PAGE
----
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I am running a bunch of experiments where the pre-processing changes on nearly every iteration. Once I have the data in a format, I need to run a classifier from scikits (liblinear). I can get the data into svm light format. I understand there is a module to convert that to the scikits standard. The issues is that I dont want to write a file to disk. I have 48 gigs of memory and would much rather make the conversion in memory.

Below is an example where I take the svm light format, write ito to a stringio object and sic the svm light loader on it. Unfortunately the loader refuses to be siced (it works other wise). Any suggestions? I am running over a 1000 different pre-processing pipelines, and i cant keep writing to the disk.

sample svm light data is at: http://www.csie.ntu.edu.tw/~cjlin/libsvmtools/datasets/binary/a1a

My code

 import numpy as np
 from sklearn.datasets import svmlight_format

 import cStringIO

 bufFile = cStringIO.StringIO()
 with open('C:/Users/theDesktop/Desktop/sampleData.txt') as a:
        p = a.readlines()
        a.close()

 bufFile.writelines(p)

 X_train, y_train = svmlight_format.load_svmlight_file(bufFile)

My error:

Traceback (most recent call last):

File "C:\Users\theDesktop\Desktop\module1.py", 
line 25, in <module> X_train, y_train=svmlight_format.load_svmlight_file(bufFile)

File "C:\Python27\lib\site-packages\sklearn\datasets\svmlight_format.py", 
line 97, in load_svmlight_file zero_based))

File "C:\Python27\lib\site-packages\sklearn\datasets\svmlight_format.py", 
line 177, in load_svmlight_files for _, indices, _, _ in r):

File "C:\Python27\lib\site-packages\sklearn\datasets\svmlight_format.py", 
line 177, in <genexpr> for _, indices, _, _ in r):

File "C:\Python27\lib\site-packages\numpy\core\fromnumeric.py", 
line 1895, in amin return amin(axis, out)

ValueError: zero-size array to minimum.reduce without identity
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1 Answer 1

In a second look, I think I answered a different question below (If you are interested you can check) =) You are looking for a memory efficient format converter and a new perspective. First of all, what is problematic with having a 48 gigs of memory? It is plenty enough for text-processing unless you are working on a corpus including millions of documents. Second of all, if sklearn is writing files to disk as different files in different instances, then you can adjust it to overwrite and in the end you can remove the last iteration. Or, you can use os to connect terminal and from there by using rm command you can remove any file you like, in each iteration or all at once.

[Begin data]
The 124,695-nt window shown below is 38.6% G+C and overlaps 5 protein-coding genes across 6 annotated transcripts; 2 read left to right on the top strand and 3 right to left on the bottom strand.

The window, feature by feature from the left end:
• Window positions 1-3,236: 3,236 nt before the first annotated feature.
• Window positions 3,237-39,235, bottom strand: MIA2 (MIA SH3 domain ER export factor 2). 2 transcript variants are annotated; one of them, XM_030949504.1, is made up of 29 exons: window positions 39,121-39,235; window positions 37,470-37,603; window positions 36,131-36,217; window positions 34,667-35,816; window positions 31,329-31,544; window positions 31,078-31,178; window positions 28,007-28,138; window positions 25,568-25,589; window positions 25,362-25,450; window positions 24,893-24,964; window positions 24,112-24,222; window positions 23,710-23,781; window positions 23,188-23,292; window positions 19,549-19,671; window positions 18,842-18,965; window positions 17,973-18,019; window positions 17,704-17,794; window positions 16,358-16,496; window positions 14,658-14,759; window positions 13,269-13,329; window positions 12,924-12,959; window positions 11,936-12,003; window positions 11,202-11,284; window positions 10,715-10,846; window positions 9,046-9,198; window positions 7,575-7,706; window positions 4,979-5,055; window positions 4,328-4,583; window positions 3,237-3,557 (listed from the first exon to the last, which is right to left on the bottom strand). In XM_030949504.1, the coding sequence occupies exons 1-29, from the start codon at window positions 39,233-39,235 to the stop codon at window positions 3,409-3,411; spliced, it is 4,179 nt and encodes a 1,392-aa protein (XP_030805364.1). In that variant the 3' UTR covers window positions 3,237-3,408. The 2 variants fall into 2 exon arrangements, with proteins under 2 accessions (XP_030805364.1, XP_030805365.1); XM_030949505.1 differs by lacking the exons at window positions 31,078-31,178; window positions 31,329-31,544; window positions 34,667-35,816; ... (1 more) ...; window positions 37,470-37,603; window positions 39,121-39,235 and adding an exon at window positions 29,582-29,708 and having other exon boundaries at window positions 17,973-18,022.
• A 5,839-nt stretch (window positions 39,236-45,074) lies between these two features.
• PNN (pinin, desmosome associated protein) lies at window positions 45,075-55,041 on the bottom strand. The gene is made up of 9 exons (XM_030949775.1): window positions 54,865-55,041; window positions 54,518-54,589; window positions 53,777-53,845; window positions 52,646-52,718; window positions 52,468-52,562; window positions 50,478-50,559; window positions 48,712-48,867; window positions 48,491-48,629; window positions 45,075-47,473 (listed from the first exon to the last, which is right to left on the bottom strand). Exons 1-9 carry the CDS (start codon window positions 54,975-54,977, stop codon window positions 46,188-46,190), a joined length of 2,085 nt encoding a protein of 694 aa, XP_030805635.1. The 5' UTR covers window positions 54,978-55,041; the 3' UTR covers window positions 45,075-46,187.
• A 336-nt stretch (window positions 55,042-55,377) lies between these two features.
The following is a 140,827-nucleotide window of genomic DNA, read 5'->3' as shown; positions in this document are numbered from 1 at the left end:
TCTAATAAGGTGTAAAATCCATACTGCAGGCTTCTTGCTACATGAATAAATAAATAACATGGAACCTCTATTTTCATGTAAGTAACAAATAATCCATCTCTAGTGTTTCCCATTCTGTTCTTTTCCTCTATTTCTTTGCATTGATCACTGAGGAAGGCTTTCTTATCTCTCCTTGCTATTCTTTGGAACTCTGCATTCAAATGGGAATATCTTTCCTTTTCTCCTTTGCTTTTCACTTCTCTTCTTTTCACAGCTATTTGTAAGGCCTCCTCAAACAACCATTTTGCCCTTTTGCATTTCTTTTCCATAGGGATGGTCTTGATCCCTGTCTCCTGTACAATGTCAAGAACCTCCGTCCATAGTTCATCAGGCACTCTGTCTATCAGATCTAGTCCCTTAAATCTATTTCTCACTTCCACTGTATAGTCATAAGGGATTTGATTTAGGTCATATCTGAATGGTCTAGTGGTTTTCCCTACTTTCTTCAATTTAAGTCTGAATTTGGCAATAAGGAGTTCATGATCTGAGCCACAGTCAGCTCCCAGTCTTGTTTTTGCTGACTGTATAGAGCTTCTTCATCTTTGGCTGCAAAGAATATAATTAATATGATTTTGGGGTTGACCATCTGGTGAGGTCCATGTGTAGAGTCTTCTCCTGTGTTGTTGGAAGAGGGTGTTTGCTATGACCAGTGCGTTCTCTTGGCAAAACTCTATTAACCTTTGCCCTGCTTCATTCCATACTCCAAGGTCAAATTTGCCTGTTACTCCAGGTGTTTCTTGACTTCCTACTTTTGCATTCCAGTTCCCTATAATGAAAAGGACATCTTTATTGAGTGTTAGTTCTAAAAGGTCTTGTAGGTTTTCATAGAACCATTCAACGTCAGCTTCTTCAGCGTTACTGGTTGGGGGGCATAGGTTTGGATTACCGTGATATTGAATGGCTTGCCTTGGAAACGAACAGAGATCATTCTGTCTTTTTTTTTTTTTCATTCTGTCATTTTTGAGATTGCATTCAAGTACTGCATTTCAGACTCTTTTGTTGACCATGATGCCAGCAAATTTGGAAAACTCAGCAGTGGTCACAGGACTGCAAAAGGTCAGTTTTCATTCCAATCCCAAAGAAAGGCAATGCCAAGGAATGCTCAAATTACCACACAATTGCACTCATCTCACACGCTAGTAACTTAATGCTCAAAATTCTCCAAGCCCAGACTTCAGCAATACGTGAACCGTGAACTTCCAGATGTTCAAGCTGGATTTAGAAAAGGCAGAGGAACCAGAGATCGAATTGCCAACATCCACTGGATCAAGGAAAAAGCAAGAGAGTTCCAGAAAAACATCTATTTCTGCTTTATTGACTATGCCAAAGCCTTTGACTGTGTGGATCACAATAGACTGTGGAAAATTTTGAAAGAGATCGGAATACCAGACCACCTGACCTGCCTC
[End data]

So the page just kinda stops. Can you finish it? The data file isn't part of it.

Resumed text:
If the problem is python creating a new object in each iteration, then overwriting is again a solution for memory efficiency.

I am trying to help you; If I am misguiding or misunderstanding you please comment so that other people reading this do not get confused.


It is a bit late to the table, but as far as I understood you use sklearn as an interface between python and svm-light. I do not know what output you desire; but if it is just accuracy measures for varying pre-processing methods, then you can use the os library of python as an interface between the command line and then can call svm-light from there after installing it. Then by using grep or similar tools, you can extract accuracy or other desired info, since svm-light's learning and classification scripts do print log info to the the std output. Also note that svm-light outputs model file and other files after training and classification, thus you need to remove them with rm or some other tool in each iteration, or maybe just overwrite them again and again and remove them in the end.

By this way you can save the memory as you have said, and maybe(?) reach more info than you can from using sklearn. As a final remark, I am not sure about the complexity of this workaround: it may be more time-consuming, check it if time is a constraint for you.

I do not know if this is a possible and efficient workaround and I am sure you have already overcame the situation since it has been 3 months; but if you make a comment, this may help other people.

share|improve this answer
    
Hey thanks for attempting to help me out. Still an open question and not sure its being addressed in your answer. a) sklearn has its own wrapper around liblinear svm b) svm -light is the data format only c) currently i am creating new files based on some pre-processing requirements, storing the file to hard disk and then reading it via load_svmlight_file - which is pointed to a specific file on disk that is overwritten. Rather than write to disk, i'd like to write to my somewhat faster memory and have load_svm_light point to this file stored in memory. –  pythOnometrist Mar 19 '13 at 22:47
    
My hack to use a file like object using cstringio failed. So any resolution to this problem would help! Sorry couldnt fit all this in one comment. –  pythOnometrist Mar 19 '13 at 22:51
    
I don't know whether you can write to working memory and read from there or not, but I did not get the necessity of it. Why do you need such a memory efficient program? What is the average size of the text files you are willing to write to working memory? –  clancularius Mar 21 '13 at 8:34
    
Usually between 2 gigs and 3. Essentially i am trying out like a thousand model versions and each time the data pre-processing steps have to change (to fit the model assumptions) - which means each model has a slightly different dataset. There must be a way to directly connect to the buffer - thats what I thought CstringIO was for. –  pythOnometrist Mar 22 '13 at 12:17

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